A celebration of the official opening of the Jesuit Archive in Canada will take place from September 22 – 23 in Montréal. For the schedule of events, please visit jesuit.org.
For more information, (including bios, photographs, and historical material), contact:
• Pierre Bélanger, S.J. – service des communications – les jésuites at:
514-387-2541, ext. 339 – email: pierre.belanger@jesuites.org
• Céline Widmer – Directrice, Archives des jésuites au Canada at:
514-387-2541, ext. 238 – email: cwidmer@jesuites.org
• Erica Zlomislic – Communications Officer – Jesuits in English Canada at:
416-962-4500 ext. 225– email: communications@jesuits.ca

njn_canada_archivesThe Jesuit Archive in Canada, a witness to the activity of all the Jesuits who worked both in English and French Canada and its foreign missions since the arrival of the first Jesuits to Canada in 1611, has been joined under one roof in Montréal, to better serve historians, researchers and those interested in Canadian Jesuit history from the 17 century until today. The Archive includes rare books, works of art, documents and publications relating to Canadian Jesuit and early Canadian history.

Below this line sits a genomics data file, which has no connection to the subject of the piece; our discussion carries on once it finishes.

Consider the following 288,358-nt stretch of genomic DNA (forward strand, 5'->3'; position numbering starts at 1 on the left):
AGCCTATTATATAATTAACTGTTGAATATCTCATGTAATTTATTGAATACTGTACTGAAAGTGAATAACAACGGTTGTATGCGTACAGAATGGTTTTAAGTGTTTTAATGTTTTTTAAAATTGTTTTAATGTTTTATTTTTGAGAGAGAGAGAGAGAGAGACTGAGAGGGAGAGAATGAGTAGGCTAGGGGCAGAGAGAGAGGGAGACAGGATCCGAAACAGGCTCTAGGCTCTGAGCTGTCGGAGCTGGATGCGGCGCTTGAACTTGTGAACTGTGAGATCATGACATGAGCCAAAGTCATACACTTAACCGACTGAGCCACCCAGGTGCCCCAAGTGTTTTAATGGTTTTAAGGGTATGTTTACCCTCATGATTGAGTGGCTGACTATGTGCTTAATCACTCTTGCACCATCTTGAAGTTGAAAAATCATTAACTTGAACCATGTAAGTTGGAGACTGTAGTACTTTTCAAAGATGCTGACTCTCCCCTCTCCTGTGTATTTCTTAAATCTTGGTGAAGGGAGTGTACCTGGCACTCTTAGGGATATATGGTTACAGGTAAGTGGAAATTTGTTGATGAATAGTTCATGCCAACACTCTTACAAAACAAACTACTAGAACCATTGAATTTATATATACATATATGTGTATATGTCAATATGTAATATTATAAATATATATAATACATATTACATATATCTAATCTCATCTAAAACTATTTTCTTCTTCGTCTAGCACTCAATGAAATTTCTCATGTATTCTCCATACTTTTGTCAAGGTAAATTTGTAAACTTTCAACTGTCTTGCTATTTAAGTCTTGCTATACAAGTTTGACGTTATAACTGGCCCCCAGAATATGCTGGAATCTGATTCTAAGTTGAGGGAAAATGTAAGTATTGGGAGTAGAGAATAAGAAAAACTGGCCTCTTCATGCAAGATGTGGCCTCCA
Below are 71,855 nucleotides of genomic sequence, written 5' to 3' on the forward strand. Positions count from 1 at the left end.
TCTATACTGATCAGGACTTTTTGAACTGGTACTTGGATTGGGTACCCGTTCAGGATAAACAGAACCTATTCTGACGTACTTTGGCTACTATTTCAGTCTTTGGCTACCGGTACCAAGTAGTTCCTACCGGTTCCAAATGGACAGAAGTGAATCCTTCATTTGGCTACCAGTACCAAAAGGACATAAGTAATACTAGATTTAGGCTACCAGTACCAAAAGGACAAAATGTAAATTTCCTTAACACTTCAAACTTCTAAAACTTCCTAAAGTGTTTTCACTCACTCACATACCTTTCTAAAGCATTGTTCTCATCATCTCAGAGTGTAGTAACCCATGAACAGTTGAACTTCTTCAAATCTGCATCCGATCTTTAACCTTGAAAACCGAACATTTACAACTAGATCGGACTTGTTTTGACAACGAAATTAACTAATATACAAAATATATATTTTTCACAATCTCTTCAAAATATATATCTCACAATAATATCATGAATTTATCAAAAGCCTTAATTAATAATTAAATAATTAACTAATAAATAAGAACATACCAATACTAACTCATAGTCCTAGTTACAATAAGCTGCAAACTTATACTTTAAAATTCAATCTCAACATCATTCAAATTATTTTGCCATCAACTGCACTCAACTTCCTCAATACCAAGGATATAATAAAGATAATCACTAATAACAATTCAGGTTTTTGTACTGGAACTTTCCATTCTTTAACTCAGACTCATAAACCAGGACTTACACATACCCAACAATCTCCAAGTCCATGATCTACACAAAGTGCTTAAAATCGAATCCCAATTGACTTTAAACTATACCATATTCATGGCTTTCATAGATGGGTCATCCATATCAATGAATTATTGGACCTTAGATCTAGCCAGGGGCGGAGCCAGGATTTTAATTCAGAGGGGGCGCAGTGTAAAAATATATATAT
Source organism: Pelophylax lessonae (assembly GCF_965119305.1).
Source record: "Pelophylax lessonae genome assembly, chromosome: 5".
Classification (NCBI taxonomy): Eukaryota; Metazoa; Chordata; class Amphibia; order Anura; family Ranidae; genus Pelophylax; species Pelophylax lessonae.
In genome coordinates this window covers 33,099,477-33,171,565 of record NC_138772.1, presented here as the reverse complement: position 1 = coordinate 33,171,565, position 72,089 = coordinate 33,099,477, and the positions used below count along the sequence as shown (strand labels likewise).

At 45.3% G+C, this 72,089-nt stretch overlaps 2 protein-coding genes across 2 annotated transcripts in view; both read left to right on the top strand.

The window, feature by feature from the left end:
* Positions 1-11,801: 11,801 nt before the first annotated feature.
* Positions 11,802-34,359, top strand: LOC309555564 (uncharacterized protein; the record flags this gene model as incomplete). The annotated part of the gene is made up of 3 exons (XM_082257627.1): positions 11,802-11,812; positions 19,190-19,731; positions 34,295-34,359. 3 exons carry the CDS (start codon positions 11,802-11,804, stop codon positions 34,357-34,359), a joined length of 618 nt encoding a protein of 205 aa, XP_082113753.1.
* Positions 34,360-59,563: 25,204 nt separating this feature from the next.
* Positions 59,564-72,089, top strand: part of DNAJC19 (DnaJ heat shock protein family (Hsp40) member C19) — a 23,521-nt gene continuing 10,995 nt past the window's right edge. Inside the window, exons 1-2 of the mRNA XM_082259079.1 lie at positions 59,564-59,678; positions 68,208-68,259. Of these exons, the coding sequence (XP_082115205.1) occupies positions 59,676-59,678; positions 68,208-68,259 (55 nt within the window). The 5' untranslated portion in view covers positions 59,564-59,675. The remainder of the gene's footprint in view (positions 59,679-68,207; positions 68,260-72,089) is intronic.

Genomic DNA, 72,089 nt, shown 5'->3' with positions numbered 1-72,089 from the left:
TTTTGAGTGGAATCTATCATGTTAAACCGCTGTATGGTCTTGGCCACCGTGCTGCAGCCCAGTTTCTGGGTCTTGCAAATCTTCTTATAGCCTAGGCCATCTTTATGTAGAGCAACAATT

A celebration of the official opening of the Jesuit Archive in Canada will take place from September 22 – 23 in Montréal. For the schedule of events, please visit jesuit.org.

For more information, (including bios, photographs, and historical material), contact:

• Pierre Bélanger, S.J. – service des communications – les jésuites at:

514-387-2541, ext. 339 – email: pierre.belanger@jesuites.org